1902 Encyclopedia > Karl Gustav Jakob Jacobi

Karl Gustav Jakob Jacobi
(Carl Gustav Jakob Jacobi)
Prussian mathematician and teacher
(1804–1851)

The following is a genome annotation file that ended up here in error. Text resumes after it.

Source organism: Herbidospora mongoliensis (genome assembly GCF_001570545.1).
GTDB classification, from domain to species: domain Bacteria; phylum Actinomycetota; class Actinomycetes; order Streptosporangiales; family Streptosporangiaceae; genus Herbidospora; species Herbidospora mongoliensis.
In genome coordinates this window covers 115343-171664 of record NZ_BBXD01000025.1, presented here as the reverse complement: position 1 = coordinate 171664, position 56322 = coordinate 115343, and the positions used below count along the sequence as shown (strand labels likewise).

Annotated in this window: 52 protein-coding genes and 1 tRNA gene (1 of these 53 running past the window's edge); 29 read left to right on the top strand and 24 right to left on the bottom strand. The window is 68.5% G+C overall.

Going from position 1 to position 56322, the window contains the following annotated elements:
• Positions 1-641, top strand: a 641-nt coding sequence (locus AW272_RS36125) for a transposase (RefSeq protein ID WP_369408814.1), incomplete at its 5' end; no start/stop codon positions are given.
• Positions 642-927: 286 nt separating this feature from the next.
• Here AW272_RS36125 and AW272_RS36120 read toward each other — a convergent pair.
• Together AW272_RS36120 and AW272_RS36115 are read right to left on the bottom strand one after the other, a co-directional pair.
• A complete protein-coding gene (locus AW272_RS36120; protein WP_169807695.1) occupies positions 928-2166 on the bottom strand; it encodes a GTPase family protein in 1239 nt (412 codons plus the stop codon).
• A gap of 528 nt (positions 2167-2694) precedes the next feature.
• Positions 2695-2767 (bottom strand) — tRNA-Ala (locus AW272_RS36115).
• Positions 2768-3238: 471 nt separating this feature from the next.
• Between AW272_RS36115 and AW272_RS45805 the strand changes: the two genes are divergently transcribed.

KARL GUSTAV JACOB JACOBI (1804-1851), one of the great mathematicians of the present [that is, the 19th] century, was born at Potsdam, of Jewish parentage, December 10, 1804. He studied at Berlin university, where he obtained the degree of doctor of philosophy in 1825, his thesis being an analytical discussion of the theory of fractious. In 1827 he became "extraordinary" and in 1829 "ordinary" professor of mathematics at Königsberg; and this chair he filled till 1842, when he visited Italy for a few months to recruit his health. On his return he removed to Berlin, where he lived as a royal pensioner till his death, February 18, 1851. His investigations in elliptic functions, the theory of which he established upon quite a new basis, and more particularly his development of the Theta-function, as given in his great treatise Fundamenta Nova Theorise Functionum Ellipticarum (Königsberg, 1829), and in later papers in Crelle's Journal, constitute his grandest analytical discoveries. Second in importance only to these are his researches in differential equations, notably the theory of the last multiplier, which is fully treated in his Vorlesungen über Dynamik, edited by Clebsch (Berlin, 1866). It was in analytical development that Jacobi's peculiar power mainly lay, and he made many important contributions Of this kind to other departments of mathematics, as a glance at the long list of papers that were published by him in Crelle's Journal ixom 1826 onwards will sufficiently indi-cate. Thus he was one of the early founders of the theory of determinants; in particular, he invented the functional determinant formed of the re2 differential coefficients of n given functions of n independent variables, which now bears his name (Jacobian), and which has played an im-portant part in many analytical investigations. Valuable also are his papers on Abelian transcendents, and his investigations in the theory of numbers, in which latter department he mainly supplements the labours of Gauss, with whom as with the other great Continental mathe-maticians of the day, Legendre, Bessel, Abel, &c, he was on terms of the closest intimacy. The planetary theory and other particular dynamical problems likewise occupied his attention from time to time. He left a vast store of manuscript, portions of which have been published at intervals in Crelle's Journal. See INFINITESIMAL CALCULUS.







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